As she described and reﬁned Dovetail’s mission, Jane realized that she wanted to live those ideas herself—“walk the talk” as she puts it—even as a small start-up ﬁrm. Being familiar with Hamilton Community Foundation through her career at The Hamilton Spectator, Jane talked to HCF about creating a fund and directing a portion of each of her corporate billings into it. While the fund grows, it resides in the Community Fund; but ultimately it will become a donor-advised fund focused on mental wellness, kindness, body conﬁdence and other issues Jane is passionate about.
She says establishing the fund is the fulﬁllment of a dream. The process of “really digging deep” into what she wanted to support was challenging and enormously satisfying. “You really think about what you stand for,” she says. To see her fund grow with small, regular additions to the capital from her business and personal philanthropy —along with the “miracle of invested earnings” and the expertise of HCF—pleases her immensely.
“It’s very empowering to realize that you can have an impact without having millions of dollars,” she says. “You just have to start.”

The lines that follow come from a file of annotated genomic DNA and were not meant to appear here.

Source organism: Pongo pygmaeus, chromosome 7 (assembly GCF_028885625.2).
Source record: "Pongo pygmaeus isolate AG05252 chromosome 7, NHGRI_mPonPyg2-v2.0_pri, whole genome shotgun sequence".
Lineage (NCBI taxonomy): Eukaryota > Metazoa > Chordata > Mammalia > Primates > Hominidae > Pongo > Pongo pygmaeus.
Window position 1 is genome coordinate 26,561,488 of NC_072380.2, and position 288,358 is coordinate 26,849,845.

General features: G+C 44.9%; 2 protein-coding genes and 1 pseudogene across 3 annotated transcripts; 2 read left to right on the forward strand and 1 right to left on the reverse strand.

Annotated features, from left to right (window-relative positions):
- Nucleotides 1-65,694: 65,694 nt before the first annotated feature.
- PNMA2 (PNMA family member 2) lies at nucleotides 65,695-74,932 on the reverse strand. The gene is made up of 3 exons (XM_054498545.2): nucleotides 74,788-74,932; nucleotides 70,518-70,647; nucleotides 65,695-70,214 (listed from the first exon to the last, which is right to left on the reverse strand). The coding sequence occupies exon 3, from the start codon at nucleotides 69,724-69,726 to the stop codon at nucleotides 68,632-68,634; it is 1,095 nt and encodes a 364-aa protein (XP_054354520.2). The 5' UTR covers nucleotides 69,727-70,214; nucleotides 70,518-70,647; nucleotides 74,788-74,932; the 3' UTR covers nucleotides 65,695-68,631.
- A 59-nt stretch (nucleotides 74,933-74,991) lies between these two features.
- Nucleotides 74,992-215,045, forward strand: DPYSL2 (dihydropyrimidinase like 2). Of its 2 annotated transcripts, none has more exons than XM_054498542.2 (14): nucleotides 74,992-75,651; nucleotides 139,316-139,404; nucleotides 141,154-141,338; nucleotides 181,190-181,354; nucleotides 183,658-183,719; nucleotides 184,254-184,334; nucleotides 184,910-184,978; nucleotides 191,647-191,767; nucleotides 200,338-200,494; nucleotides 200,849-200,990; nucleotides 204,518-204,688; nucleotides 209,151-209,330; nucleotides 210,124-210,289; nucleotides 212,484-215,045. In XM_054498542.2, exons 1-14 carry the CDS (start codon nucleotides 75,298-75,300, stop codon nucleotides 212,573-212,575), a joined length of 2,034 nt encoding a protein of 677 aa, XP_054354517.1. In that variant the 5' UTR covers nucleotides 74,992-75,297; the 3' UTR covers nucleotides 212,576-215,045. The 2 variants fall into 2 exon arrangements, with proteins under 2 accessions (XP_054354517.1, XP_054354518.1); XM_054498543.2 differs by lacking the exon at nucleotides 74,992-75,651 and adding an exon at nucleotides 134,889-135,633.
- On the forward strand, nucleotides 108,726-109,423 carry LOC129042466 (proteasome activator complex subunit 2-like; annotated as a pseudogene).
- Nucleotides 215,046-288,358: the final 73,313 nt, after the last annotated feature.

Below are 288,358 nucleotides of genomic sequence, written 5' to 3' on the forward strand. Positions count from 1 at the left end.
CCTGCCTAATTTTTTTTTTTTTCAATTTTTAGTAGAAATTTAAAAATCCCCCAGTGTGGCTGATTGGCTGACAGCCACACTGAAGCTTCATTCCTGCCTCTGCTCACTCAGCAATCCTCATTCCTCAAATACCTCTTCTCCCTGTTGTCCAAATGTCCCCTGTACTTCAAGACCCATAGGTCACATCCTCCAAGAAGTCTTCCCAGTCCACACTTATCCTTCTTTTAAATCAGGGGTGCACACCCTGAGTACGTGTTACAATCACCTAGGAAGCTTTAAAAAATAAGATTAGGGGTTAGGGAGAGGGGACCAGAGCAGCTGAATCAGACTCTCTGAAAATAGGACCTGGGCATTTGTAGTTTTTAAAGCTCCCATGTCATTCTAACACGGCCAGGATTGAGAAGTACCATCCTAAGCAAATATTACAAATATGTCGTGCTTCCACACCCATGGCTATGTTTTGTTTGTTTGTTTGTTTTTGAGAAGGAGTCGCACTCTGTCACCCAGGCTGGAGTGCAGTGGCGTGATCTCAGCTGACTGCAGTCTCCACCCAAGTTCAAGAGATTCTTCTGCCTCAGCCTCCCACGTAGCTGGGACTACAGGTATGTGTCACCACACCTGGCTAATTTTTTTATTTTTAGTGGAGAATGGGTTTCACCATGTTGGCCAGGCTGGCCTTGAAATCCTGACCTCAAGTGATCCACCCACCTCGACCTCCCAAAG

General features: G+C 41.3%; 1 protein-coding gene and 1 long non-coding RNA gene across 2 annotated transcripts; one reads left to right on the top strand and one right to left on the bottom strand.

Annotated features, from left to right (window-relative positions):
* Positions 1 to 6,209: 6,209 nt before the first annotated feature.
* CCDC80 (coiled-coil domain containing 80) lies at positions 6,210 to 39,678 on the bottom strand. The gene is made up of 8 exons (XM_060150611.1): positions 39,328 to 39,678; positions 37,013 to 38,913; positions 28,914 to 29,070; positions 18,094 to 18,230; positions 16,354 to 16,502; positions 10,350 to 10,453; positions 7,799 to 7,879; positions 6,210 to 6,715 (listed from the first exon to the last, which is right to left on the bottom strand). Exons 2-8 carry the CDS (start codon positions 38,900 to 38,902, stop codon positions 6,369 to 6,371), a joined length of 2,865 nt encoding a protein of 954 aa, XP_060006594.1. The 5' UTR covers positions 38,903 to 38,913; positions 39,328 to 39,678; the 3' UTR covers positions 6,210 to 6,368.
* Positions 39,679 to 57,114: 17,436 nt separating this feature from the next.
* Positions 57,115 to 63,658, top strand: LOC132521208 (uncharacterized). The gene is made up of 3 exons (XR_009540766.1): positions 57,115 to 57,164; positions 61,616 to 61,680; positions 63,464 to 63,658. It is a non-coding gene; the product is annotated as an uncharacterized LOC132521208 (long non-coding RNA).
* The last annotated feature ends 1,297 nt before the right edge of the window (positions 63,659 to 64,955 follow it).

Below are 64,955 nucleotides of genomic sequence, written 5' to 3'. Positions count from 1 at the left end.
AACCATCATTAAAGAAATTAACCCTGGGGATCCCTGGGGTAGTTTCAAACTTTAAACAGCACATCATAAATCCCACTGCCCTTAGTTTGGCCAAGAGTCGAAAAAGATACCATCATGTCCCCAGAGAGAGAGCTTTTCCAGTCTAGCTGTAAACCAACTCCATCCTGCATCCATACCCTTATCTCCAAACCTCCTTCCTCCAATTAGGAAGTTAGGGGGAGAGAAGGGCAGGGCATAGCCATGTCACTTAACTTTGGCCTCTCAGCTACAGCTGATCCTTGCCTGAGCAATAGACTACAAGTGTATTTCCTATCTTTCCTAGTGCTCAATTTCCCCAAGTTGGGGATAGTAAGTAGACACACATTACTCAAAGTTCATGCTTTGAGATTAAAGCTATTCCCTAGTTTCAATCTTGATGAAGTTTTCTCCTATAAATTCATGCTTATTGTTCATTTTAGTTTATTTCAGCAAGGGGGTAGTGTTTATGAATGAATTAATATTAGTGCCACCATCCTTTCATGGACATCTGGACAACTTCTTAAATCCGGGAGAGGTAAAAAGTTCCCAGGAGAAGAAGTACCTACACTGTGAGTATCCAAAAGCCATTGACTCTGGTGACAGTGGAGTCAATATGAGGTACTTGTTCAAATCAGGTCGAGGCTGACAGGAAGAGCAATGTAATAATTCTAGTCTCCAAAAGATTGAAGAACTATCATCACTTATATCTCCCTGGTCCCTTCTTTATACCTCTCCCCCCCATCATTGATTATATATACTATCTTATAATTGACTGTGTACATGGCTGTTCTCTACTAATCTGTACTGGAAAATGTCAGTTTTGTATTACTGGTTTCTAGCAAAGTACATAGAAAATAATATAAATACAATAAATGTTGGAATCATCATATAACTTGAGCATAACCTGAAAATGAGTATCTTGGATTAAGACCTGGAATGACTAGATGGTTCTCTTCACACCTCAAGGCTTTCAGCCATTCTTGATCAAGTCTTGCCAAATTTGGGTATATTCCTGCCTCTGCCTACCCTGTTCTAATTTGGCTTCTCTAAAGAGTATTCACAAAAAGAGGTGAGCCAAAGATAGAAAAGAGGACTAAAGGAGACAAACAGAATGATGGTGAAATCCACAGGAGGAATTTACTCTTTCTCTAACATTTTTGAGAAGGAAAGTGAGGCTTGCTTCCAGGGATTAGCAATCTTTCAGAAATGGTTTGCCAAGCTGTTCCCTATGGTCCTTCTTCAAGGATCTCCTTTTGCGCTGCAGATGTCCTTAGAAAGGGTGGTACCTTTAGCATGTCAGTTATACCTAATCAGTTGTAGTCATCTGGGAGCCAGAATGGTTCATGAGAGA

Excerpt from 2019 Annual Report
Publisher ensures a legacy of giving
Hamilton Community Foundation is honoured to continue lifelong newspaperman Roger Brabant’s philanthropic legacy, as the successor organization to The Brabant Foundation.
Born in 1928, Roger G. Brabant entered the newspaper business as a young man with the Timmins Daily News in 1943. After newspaper stops in London, where he met his ﬁrst wife Blanche, and the Niagara Peninsula, he purchased the Stoney Creek News in 1960.
This ultimately led to an office and production facility on Queenston Road in Stoney Creek. Additional Hamilton area weekly mastheads soon followed: Ancaster News, Dundas Star News, Mountain News, Real Estate News and Flamborough News. Following Blanche’s death in 1984, Roger continued to operate the growing weekly chain until 1987 at which time he sold to Southam Newspapers.
“Roger was schooled by Thomson Newspapers, where every nickel spent had to be exactly accounted for,” says his friend and executor, Bill Farrar. “So he ran a very tight ship. The cost-sensitive atmosphere that permeated Brabant Newspapers was respected by the staff and contributed to the spirit of camaraderie among them. Over the years, Brabant Newspapers provided welcome employment for many Hamilton region residents.”
Roger Brabant believed that his newspapers should be the “Good News Papers.” He felt that there was quite enough newspaper reporting of crime and other human failings. He wanted his organization to report only uplifting local news.